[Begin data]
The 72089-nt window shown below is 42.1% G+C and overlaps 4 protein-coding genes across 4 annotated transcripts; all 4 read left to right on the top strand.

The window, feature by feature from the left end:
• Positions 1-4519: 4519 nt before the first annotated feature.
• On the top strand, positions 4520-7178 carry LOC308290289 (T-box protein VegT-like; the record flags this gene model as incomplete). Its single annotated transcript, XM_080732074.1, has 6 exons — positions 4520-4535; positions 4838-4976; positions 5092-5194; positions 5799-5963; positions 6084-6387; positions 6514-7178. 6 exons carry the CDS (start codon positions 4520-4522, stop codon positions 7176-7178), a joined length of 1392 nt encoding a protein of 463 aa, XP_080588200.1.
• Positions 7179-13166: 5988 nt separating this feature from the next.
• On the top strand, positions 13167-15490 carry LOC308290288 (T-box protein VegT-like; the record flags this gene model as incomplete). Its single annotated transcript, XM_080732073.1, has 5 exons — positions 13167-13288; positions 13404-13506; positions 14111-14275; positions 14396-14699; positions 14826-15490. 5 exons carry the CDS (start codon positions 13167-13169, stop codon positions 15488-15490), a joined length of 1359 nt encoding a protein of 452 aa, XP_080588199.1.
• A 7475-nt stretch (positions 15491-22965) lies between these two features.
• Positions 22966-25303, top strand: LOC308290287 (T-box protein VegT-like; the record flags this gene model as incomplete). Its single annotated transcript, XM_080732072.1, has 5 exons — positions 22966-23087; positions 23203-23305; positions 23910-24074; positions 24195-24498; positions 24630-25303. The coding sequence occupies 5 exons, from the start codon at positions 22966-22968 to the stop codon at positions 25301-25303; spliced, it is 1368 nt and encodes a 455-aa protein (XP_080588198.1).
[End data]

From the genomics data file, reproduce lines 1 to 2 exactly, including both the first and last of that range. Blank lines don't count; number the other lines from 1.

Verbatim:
The 72089-nt window shown below is 42.1% G+C and overlaps 4 protein-coding genes across 4 annotated transcripts; all 4 read left to right on the top strand.

The window, feature by feature from the left end: